It’s easy to think of human problems as cumulative. If Bob lives in a Mississippi flood plain, Phil lives near the San Andreas fault, and you live in an area that’s prone to both earthquakes and floods, you should cumulatively have both Bob’s problems and Phil’s problems. Social problems, however, don’t always accumulate that way. The problems of being an African-American woman are not simply the sum of the problems faced by the average African-American and the average woman. Similarly, the problems of being a poor immigrant are greater than the cumulative sum of the problems faced by the average poor person and the average US immigrant. The term intersectionality was coined to describe this phenomenon.

The term interaction effects could have been used—it’s a non-ideological, non-partisan term that had been in use since the 1930s.  But, in the early stages, intersectionality scholars weren’t using statistics. In fact, the term intersectionality originated in legal scholarship. It is only in the last ten years that intersectionality has spread from the legal arena, and become a political football at American universities. Progressives tend to argue that everything must be intersectional, and conservative skeptics counter that intersectionality is bunk. My goal in this blog post is to explain how progressives and conservatives are both mistaken about the promise of intersectionality. Progressives have adopted an overambitious model of intersectionality in which everyone lies on axes of oppression, and I will explain this model’s three flaws. Conservatives generally believe that intersectionality is useless, but I explain how intersectional scholarship can be useful to researchers, regardless of whether they are liberal, centrist, conservative, libertarian, or eclectic.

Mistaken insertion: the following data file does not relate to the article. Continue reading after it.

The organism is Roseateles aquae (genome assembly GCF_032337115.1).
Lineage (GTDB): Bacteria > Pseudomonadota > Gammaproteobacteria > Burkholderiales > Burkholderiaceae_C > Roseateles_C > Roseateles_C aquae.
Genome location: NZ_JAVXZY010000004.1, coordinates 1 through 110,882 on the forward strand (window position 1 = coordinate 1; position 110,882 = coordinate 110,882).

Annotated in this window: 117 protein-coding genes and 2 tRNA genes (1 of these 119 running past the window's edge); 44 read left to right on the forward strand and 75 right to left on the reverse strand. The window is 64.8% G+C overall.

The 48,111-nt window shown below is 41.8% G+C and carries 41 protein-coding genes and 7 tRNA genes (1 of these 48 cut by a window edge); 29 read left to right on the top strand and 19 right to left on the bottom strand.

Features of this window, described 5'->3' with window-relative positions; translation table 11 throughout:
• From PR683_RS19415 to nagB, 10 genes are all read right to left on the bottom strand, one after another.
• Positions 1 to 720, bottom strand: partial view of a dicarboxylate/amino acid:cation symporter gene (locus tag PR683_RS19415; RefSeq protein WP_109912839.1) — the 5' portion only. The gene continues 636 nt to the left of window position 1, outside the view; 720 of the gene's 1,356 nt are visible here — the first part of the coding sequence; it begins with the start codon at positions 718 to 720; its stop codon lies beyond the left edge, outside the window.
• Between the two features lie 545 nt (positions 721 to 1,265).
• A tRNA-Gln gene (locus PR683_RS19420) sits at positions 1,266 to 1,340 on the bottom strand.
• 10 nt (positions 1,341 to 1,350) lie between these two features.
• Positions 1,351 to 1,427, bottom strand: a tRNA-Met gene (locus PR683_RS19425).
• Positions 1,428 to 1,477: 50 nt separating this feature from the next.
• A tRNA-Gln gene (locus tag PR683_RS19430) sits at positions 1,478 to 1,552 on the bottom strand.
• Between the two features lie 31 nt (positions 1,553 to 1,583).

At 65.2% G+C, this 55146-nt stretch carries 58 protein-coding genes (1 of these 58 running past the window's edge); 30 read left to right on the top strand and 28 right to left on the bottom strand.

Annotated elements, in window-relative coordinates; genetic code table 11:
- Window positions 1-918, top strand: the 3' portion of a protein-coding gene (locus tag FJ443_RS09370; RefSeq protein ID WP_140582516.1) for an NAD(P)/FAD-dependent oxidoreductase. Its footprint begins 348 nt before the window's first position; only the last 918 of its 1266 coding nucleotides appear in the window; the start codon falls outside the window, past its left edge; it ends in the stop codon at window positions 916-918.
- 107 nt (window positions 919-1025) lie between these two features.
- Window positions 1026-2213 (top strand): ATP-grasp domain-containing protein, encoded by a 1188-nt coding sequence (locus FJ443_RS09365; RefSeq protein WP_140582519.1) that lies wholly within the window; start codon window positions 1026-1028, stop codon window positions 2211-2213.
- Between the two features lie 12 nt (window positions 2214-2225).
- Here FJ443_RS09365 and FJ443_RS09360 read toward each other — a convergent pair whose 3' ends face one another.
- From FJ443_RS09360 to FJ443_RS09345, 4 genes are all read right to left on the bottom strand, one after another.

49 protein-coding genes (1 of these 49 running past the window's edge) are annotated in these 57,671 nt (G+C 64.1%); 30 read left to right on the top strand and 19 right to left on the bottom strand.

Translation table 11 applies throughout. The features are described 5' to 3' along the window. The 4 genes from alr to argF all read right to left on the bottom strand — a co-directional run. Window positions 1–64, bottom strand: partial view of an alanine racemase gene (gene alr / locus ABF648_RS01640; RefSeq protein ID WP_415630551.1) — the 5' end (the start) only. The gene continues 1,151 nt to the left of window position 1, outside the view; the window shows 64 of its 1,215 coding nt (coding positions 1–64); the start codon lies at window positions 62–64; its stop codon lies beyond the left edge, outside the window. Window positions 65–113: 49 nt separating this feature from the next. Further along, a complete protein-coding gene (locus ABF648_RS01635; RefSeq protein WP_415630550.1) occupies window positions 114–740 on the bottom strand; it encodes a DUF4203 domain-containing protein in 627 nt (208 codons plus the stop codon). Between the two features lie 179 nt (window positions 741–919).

The History

In 1976, Emma DeGraffenreid, a black woman employed by General Motors, sued her employer for discrimination. Along with several co-workers, she accused GM of discriminating against black women by making it impossible for them to get a certain class of jobs. At GM, women were only considered for a certain set of jobs such as secretarial ones. Blacks were only considered appropriate for another set of jobs, primarily manual factory work. The combined effect was to limit black women’s opportunities for advancement in a unique way that was experienced neither by black men nor by white women.

Sadly, DeGraffenreid’s lawsuit failed. The court believed that GM could be sued for sexism for problems that affected all women employees, and that it could be sued for racism for problems that affected all Black employees. Plaintiffs, however, could not combine racism and sexism. If only Black employees of a certain gender, or only female employees of a certain race suffered discrimination, GM was not liable for racism nor sexism. The court stated: